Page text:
Trade Promotion Authority (TPA) and the Role of Congress in Trade Policy [April 7, 2011] [open pdf - 292KB]
"On July 1, 2007, Trade Promotion Authority (TPA--previously fast track), expired. TPA is the authority Congress grants to the President to enter into certain reciprocal (free) trade agreements (FTAs), and to have their implementing bills considered under expedited legislative procedures, provided he observes certain statutory obligations in negotiating them. TPA defines how Congress has chosen to exercise its constitutional authority over a particular aspect of trade policy, while presumably giving the President added leverage to exercise his authority to negotiate trade agreements by effectively assuring U.S. trade partners that final agreements will be given swift and unamended consideration. [...] The prospects for renewing TPA are unclear and depend on one's perspective as to whether having TPA in place benefits the U.S. negotiation position. Technically, TPA is not necessary to begin or even conclude trade negotiations, but it is widely understood to be a key element of getting a trade implementing bill passed in Congress, and so its renewal can be construed as signaling U.S. support for moving ahead with trade negotiations. When Congress decides to consider the issue, it has many options including: take no action; extend temporarily; revise and renew; grant permanent authority; or devise some hybrid solution. How this issue plays out depends on a host of political and economic variables, including congressional action on restoring a 'political compact' that sits at the center of a well functioning TPA process."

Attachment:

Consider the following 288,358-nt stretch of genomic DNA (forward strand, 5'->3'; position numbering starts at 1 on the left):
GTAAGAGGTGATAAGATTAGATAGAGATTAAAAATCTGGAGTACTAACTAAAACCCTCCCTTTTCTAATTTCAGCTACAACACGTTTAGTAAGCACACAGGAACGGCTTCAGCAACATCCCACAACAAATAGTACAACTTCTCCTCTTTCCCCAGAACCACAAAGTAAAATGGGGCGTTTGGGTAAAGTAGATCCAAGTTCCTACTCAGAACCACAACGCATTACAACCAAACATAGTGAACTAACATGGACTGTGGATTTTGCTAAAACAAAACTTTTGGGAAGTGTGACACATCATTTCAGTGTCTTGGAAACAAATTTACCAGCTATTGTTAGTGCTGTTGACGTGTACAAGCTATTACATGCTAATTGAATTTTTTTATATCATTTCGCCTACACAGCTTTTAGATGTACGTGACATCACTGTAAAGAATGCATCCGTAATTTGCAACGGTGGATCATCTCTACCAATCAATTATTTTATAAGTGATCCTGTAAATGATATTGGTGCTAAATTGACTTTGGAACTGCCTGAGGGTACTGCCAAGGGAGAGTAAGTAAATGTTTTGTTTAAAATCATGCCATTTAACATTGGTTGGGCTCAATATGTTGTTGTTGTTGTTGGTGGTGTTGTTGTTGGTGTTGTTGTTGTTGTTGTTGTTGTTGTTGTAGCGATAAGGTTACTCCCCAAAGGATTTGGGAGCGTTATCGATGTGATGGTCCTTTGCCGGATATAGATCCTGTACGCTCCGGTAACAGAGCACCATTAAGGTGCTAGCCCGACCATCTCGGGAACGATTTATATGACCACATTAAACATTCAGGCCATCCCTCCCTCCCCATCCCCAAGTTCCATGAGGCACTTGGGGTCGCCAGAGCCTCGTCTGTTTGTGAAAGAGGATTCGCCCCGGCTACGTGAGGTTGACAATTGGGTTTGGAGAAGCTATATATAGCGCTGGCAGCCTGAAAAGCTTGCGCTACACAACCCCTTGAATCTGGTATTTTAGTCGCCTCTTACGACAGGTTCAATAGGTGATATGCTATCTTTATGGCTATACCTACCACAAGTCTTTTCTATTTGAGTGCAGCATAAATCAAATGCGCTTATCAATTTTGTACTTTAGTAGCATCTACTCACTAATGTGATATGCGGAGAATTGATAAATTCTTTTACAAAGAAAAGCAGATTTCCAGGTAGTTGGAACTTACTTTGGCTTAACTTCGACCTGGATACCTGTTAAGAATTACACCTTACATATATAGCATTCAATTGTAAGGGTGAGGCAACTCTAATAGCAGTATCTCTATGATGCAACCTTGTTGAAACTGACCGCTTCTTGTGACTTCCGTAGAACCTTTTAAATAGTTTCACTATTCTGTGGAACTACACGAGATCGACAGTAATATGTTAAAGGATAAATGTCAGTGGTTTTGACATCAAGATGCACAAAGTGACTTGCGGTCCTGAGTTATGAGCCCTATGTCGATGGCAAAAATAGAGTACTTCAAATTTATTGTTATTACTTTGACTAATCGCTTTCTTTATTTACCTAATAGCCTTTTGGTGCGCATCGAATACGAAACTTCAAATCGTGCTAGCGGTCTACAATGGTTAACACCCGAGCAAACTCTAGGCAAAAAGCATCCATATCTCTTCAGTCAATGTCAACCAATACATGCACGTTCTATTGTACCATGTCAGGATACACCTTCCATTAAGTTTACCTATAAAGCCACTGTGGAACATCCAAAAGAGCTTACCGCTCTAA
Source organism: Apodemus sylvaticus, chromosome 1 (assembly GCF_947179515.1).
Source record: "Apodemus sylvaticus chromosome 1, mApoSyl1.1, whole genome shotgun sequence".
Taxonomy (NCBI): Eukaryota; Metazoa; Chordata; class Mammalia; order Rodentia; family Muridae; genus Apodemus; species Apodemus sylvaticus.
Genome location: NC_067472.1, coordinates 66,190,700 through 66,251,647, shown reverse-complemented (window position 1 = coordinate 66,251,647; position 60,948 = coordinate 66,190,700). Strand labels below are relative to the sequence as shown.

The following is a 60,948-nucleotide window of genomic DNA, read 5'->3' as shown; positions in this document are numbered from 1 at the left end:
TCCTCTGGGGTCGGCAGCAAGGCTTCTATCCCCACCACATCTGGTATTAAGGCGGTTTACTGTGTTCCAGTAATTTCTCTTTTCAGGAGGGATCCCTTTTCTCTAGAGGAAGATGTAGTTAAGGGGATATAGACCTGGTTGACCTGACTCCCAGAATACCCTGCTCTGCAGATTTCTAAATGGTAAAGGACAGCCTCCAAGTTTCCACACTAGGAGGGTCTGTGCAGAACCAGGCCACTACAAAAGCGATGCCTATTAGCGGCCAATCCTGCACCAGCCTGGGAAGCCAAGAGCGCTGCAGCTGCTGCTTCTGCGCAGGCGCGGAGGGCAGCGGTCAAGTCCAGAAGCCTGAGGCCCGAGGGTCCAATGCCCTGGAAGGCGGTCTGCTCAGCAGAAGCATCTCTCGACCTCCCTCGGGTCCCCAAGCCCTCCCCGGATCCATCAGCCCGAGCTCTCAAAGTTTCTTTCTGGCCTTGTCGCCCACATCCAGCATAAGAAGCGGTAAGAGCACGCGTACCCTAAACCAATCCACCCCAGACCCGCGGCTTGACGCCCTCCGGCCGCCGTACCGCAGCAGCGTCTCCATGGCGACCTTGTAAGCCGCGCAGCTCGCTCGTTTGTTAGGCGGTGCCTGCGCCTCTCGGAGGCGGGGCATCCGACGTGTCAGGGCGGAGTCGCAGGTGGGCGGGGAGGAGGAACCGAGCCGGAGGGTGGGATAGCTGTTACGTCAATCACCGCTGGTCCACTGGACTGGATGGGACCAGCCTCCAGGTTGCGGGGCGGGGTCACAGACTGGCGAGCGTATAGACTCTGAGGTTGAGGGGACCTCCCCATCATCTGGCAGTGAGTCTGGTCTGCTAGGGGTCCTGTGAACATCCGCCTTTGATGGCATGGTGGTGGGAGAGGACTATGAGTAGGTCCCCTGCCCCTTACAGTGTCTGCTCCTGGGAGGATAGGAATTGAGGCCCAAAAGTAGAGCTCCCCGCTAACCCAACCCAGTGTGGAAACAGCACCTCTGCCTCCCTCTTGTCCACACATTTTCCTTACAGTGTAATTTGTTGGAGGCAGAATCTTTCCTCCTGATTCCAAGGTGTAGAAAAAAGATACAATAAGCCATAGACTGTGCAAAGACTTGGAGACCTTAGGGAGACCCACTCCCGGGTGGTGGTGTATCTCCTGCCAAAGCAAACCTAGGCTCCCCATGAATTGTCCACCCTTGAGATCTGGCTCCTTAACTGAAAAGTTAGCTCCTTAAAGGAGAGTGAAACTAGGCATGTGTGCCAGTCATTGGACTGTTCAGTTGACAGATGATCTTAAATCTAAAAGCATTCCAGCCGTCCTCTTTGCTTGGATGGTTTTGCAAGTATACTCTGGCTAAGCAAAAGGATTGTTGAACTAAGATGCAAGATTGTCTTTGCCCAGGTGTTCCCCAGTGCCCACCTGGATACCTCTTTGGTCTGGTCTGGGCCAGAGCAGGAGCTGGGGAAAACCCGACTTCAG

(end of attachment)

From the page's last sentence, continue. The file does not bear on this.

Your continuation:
CRS Report for Congress, RL33743
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